Kinghood: Book One of The Fourpointe Chronicles

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Chapter 2

The uproar rose, exponentially.

From the trees, birds shot into the air, startled by the growing clamor. The sun, as if in approval, appeared to shine brighter. The wind shifted, rustling branch and brush, almost mimicking the excitement that stirred from his men.

Then, the crackle of fire claiming wood. Consuming. Blackening. Bursting.

Suddenly, a boom erupted from the deck. The main mast buckled. The sail whipped in the air, as flames conquered its red-fanged serpent.

The chants from the men rose. Higher. Louder.

The deck cracked once more. The mast tilted. The sail swayed. The tongues of fire swirled.

All before mast and sail tumbled into the Chesa, to extinguish the last longship on the beachhead.

A final shout erupted from his men. Symon swung his horse around, grinning. He allowed his men their moment. Even those in the vanguard, with Sir Everitt, loosened for a time to pause their march and join the cries with brusque calls of their own.

The captives, seeing their last chance of escape engulfed in flames, looked on quietly. A few dropped their shoulders. All shared in their collective disappointment. Save one.

Warlord Konradt.

He laid on his back, chained to a travois Symon’s men had fashioned from birch. Clad in unwashed skins and furs, what part of him that was not clothed was caked in dirt and blood, both his and that of others. His face fared far worse, for in addition to being sullied, scratches and cuts scattered it. Such marks kept the swollen, bulbous mound on his face that was his nose good company. Considering Konradt’s disheveled traits, any man, even a seasoned hunter, could have mistaken him for a fallen animal. That is, of course, if it were not for his eyes. For as wild as they were, there was no mistaking them for anything but the eyes of a man. A proud man. An enraged man.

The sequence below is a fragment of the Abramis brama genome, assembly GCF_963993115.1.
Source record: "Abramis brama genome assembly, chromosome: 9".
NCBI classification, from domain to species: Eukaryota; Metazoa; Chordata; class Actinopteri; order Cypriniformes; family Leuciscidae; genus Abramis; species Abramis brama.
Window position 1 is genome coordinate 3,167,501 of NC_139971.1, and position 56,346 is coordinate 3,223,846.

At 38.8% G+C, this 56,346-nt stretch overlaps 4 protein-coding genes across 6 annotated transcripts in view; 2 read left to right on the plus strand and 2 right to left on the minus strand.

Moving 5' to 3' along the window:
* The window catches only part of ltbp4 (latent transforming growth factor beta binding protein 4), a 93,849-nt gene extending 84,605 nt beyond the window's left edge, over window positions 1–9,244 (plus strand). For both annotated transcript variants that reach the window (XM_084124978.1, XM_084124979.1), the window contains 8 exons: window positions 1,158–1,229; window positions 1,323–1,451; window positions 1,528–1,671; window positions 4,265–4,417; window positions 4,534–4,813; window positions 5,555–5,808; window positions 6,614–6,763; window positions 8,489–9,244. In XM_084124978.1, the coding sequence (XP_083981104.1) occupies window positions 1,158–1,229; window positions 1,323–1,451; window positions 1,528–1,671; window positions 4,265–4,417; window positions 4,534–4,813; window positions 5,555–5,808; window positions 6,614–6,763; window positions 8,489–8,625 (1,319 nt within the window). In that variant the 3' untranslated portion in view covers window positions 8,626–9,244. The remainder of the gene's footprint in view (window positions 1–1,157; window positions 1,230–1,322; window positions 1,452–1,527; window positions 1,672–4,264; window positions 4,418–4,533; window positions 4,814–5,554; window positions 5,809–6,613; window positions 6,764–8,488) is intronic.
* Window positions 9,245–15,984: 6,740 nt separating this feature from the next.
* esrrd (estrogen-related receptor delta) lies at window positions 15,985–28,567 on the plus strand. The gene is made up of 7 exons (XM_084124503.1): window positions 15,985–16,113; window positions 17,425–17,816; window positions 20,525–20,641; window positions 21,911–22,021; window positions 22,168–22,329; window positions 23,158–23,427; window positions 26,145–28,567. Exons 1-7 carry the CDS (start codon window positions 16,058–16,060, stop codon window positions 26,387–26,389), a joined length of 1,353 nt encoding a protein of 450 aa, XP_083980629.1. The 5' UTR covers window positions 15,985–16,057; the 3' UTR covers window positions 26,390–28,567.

Despite the anger coursing through his veins, Konradt remained silent. His chest heaved up and down like the bellows of a blacksmith yet the breath he inhaled and emitted made no noise. His lips moved, mouthing unheard words, creating no sound.

Symon’s men resumed their trek with renewed vigor, as the soldiers turned from the burning wreckage, eager to return home victorious to grateful wives and proud children. The two horses pulling Konradt’s travois started their trot once more, giving the wooden frame a hefty jolt.

Konradt, for his part, continued to prattle on quietly. Symon, with eyes on his prized captive, sauntered up to him.

“You! Lewmarian! Speak up if you have something to say.”

Konradt’s lips went on.

“Pardon me, my Warlord. I dare say that I cannot hear you.”